What Is Sharding?
Sharding refers to splitting the entire Ethereum network into multiple portions called ‘shards’. Each shard would contain its own independent state, meaning a unique set of account balances and smart contracts.
Sharding is definitely the most complex Ethereum scaling solution. It’s also the one that is expected to be released last, giving developers the necessary time to both fully scope it out and test it in production environments.
Before getting into the technical details, it’s important to know the role that nodes play in the Ethereum network. Nodes are responsible for verifying the miners’ work and ensuring that consensus rules are followed. The best way to do this is to keep a full copy of the Ethereum ledger, that way it’s easy to verify a miner’s work. But the Ethereum blockchain is approaching 1TB of storage so it’s impractical for a regular person to run a node.
The Big Problem
This presents a big problem: if Ethereum nodes become too expensive to run, the network will be more susceptible to centralization. At the same time, requiring each transaction to be processed by every node will make it so Ethereum never scales. Sharding is a potential solution to this very problem.
Sharding is different from both state channels and plasma in that it’s not attempting to move transactions off of the blockchain. What it’s doing is attempting to break up the blockchain into multiple parts so nodes aren’t responsible for processing every transaction broadcasted on the Ethereum network. Sharding begs the question, does every node in the network need to process each transaction for a blockchain to be considered secure?
More importantly, Sharding is Ethereum’s most formidable option to solve the scalability trilemma. To date, no blockchain network can exhibit all three of the following traits without having to sacrifice one of them:
Within a shard, notaries are randomly picked to periodically vote on the validity of blocks, think miners in a regular blockchain. These votes are then reviewed by a committee on the main Ethereum chain and merged via what’s called a sharding manager contract. These shard blocks are referred to as collations and are chained together the same way blocks on a blockchain are.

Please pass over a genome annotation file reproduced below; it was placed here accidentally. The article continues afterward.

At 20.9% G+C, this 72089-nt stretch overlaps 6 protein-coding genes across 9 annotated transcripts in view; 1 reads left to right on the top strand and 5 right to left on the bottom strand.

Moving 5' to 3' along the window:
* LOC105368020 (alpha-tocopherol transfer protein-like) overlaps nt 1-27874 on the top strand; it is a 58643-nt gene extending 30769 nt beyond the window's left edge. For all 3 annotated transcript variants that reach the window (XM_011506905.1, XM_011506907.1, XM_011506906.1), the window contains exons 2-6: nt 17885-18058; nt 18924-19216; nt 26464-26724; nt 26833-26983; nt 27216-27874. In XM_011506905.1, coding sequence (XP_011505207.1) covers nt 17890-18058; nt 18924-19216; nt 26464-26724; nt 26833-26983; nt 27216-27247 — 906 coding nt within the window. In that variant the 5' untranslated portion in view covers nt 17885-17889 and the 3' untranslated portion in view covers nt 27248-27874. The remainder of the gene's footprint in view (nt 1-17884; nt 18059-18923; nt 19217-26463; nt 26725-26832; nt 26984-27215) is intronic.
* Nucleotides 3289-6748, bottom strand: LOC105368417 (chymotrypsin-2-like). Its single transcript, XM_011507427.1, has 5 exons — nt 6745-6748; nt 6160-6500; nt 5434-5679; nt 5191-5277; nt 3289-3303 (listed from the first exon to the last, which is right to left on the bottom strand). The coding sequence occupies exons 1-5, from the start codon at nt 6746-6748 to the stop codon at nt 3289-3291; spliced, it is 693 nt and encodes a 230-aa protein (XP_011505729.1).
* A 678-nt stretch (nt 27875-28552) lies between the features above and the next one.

In fact, each shard is tied to the main Ethereum chain in the form of merkle trees, creating a cryptographic connection between the two. We can prove certain things about the shard relative to when it was created. Each shard acts as its own standalone blockchain. The users on each shard have their own account balances away from the main Ethereum network and can only transact with other users on the shard.
An easy way to think of it is to imagine if Ethereum was split into thousands of islands. Each island can do its own thing, it can have its own features and everyone belonging to that island can enjoy it. If they want to contact other islands, they will have to use some sort of protocol. That’s what Sharding allows. It creates a way for each shard to store individual receipts of each transaction. Since they’re cryptographically secure, they can be brought back to the main chain at any time.
Challenges to Sharding
While Sharding sounds great in theory, there are a number of potential attack vectors. One specific attack is the single-shard takeover attack. In this scheme, an attacker takes over the majority of block producers in a shard to create a malicious shard that can submit invalid transactions. The Ethereum core developers point to random sampling as a solution, but this is still in active development.
Sharding is also much easier to implement on a proof-of-stake chain than it is on a proof-of-work chain. There are already active validators within proof-of-stake which can be randomly assigned to different shards. In proof-of-work, nothing can be done to completely stop a miner from contributing hash power to a particular shard. If they know the shard they’re validating, they could potentially try and orchestrate some collusion.